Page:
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Willful Ignorance is Bliss

It's no secret ...

So I'm talking to a friend, trying to figure out where I'd left my perspective. I'm telling him my story. I want to hear what he has to say, but I also want to hear what I have to say.

At one point, I say "I had no idea that parenting would be as hard as it's been ..."

His response, logically enough, is to ask, more or less, what planet I'd been living on!

No, that's not exactly true. He didn't say that.

Oh, heck. I can't remember exactly what he said. I can't quote him. If I were going to quote, be assured it would be an accurate quote, reflecting, immaculately, what was spoken that day. Failing that, I offer a paraphrase, which reflects only what I heard, not what he said. Here it is:

But, Gary, how could you have been surprised? Yes, parenting is difficult, but ... who wouldn't know that? Of course parenting is difficult! But it's not like it's some great secret that your father pulls you aside when you're thirteen and he says, 'Son, now I'm going to let you in on a little something ...' It's no secret that parenting is rough.

Parenting is rough. Always has been. Always will be.

So where was I, that this should come as some huge surprise? Where was I that just the sleeplessness ­ the quantity and quality of the lack of sleep ­ was as shocking as having a ferret named Melissa thrust through the front pocket of your Jockeys.

(And just to give you an idea of how shocking that is, let me tell you that our ferret's name is Luther.)

I have some theories, then, about where this ignorance of mine sprang from.


It really is harder than the human mind can comprehend.

In this theory, I posit that the Rigors of Child-rearing are, in fact, so extreme that the human mind is incapable of creating the theoretical foundation required to understand these Rigors prior to their being experienced. It's just not possible.

It is a particularly daring theory on my part because it means that when someone smacks me in the head and yells, "Helloooooooo! Earth to Gary!!! Parenting is hard and everyone knows that. This isn't neeewwwwssss!!!" They are really acting out in a way that they hope will hide their lack of foreknowledge of the Rigors of Child-rearing as well as ridiculing my lack of said foreknowledge.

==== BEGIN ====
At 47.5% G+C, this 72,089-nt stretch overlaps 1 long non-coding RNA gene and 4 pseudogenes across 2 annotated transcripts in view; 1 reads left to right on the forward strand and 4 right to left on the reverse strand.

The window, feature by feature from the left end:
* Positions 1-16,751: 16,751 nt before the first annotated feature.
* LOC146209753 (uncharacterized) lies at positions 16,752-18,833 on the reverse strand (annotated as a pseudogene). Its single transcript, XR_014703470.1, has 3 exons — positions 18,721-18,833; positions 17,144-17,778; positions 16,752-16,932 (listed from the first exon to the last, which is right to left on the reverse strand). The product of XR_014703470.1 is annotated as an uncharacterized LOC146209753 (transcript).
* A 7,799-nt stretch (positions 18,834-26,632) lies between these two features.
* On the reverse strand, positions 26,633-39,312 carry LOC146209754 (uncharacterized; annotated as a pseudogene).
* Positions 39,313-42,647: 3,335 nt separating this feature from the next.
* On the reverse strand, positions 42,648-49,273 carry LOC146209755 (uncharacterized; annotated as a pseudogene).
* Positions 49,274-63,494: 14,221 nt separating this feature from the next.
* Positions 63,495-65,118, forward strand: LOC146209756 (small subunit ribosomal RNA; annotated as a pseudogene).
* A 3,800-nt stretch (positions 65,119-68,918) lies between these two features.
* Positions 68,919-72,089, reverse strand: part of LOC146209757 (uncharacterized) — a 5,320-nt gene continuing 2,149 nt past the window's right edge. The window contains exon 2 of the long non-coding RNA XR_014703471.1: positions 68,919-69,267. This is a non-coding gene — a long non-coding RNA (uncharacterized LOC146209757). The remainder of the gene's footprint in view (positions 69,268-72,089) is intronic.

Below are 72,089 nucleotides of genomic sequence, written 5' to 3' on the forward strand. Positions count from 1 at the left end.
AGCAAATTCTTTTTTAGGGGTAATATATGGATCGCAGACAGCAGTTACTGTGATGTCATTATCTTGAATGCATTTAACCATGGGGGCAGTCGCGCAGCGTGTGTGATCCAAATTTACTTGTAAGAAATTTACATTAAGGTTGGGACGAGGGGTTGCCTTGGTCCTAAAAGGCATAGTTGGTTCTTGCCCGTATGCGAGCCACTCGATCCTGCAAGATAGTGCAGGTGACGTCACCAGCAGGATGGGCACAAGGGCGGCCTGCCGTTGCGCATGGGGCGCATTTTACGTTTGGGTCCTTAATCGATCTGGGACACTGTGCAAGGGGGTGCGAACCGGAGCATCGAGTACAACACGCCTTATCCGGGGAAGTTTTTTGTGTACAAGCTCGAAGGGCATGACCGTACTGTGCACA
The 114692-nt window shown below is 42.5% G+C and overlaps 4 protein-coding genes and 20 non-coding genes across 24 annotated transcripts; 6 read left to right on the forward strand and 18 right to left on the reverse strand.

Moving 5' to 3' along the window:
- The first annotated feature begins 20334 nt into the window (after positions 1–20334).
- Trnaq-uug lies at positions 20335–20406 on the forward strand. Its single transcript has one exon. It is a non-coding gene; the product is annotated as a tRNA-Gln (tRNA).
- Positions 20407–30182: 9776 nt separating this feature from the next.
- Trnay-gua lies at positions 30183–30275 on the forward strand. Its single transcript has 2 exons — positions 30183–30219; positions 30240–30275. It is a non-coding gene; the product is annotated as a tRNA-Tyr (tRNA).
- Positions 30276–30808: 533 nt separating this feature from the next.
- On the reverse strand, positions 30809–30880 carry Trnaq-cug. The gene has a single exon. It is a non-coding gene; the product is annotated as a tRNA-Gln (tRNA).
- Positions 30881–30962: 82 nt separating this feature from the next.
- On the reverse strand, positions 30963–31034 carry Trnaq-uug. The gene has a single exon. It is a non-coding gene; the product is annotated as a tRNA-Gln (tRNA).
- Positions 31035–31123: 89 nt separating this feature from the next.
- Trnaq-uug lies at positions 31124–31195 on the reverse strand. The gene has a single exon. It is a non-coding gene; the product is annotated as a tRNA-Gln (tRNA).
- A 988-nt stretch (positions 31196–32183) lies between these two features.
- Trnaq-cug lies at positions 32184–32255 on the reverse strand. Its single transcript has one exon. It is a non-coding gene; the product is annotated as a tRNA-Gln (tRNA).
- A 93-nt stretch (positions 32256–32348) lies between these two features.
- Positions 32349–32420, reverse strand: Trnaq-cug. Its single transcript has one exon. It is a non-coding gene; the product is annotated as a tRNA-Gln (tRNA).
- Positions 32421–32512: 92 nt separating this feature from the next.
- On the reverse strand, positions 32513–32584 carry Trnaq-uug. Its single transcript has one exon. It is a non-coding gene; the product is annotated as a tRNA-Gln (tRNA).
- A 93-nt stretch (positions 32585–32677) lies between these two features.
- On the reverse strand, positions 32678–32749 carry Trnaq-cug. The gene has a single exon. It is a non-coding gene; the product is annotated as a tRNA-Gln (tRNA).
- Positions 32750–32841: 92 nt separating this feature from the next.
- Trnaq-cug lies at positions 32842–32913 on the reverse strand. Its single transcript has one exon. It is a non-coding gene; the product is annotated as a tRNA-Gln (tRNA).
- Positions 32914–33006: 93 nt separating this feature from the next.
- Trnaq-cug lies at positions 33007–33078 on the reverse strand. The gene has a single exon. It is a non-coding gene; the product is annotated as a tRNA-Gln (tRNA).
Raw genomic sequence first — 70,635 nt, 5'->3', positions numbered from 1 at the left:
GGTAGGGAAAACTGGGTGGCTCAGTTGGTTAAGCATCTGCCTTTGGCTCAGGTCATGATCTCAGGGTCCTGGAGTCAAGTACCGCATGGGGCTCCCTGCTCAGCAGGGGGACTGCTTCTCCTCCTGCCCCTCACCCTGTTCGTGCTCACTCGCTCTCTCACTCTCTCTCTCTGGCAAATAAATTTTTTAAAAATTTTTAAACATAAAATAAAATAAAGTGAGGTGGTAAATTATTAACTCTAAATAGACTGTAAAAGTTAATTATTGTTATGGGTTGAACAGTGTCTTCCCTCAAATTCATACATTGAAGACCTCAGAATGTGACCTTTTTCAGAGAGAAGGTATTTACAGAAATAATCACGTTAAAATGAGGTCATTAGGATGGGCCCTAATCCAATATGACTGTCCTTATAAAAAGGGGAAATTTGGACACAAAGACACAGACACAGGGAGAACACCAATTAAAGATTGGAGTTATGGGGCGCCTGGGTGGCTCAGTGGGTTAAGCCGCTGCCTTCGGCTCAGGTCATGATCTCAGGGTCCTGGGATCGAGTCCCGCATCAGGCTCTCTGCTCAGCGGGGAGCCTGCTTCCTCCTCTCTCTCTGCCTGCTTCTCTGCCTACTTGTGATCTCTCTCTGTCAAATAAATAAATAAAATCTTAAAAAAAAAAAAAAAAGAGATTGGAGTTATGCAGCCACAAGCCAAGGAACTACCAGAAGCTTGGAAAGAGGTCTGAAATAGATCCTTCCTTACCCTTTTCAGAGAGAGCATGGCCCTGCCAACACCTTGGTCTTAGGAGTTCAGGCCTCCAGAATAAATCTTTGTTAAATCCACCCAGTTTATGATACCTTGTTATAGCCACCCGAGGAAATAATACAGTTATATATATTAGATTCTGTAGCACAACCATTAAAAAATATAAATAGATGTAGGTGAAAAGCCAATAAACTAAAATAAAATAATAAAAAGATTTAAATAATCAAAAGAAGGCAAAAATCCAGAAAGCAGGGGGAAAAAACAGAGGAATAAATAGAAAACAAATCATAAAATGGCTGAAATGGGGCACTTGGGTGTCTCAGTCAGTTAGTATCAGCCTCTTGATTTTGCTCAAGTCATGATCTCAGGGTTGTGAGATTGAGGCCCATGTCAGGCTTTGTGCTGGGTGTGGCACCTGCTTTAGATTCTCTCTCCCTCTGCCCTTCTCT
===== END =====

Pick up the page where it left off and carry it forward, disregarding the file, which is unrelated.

Liar, liar, pants on fire.

In other words, everyone knows that no one knows about the Rigors of Child-rearing ­ even though "it is no secret" ­ but only I, Gary Chapin, have the insight, self-esteem and self-sacrificing, in-your-face shmuckiness to broadcast my own ignorance in such matters.

Good man.

I didn't want to know.

Willful ignorance is as old and wonderful as Christopher Columbus taking Isobel's jewels and setting sail despite the flatness of the Earth! Willful ignorance brought us the condemnation of Galileo, phrenology, the idea that Social Security will one day pay off, the hair club for men. This is the grand tradition of which I want to be a part.

It's simple: I wanted to have kids, so I convinced myself that since everyone does it, then anyone can do it. Even me.


Who needs to know?

Would knowing have made it easier? Perhaps some cognitive dissonance could have been avoided, but would that really have made it easier?

I am reminded of all those parents who look at my girls and then tell me, breathlessly, "I can't imagine raising twins!"

The truth is, I can't imagine it either. I just do it. Sure, I plan, and aspire, and hope, and pray. But do I really try to imagine what the coming years will be like?

Honestly, I can barely imagine breakfast, and still, breakfast gets made every morning. Go figure.


There are some things, man was not meant to know.

I'm not saying this is one of those things, but I thought, y'know, I'd mention it.


I knew about it, but I didn't know about it.

So maybe I did "know," all along. I "knew" about it. I mean, I'd seen Little House on the Prairie. I "knew" about the trials of being Pa. I "knew" about leaping into the gaping abyss of one's unfathomable Dark Side and coming out the other side, a little sadder, a little wiser, but with a lot more hair.

I "knew" about being Dad. But I didn't know.

Why should I?

It's about knowledge versus gnosis. It's about having knowledge in your head and having it in the bones. Book learning and muscle memory.

It's about applicability to situation, current.

It's about pragmatism and timing. You know what you need to know, when you need to know it.

Now I know.

As they say in Minnesota, there you go. I have no conclusions. Just let me say that if I knew now what I knew then, things would be ... no ... hold on a minute ... that's wrong.

Copyright © 2005 - 2019 Hal Levy and the above captioned author.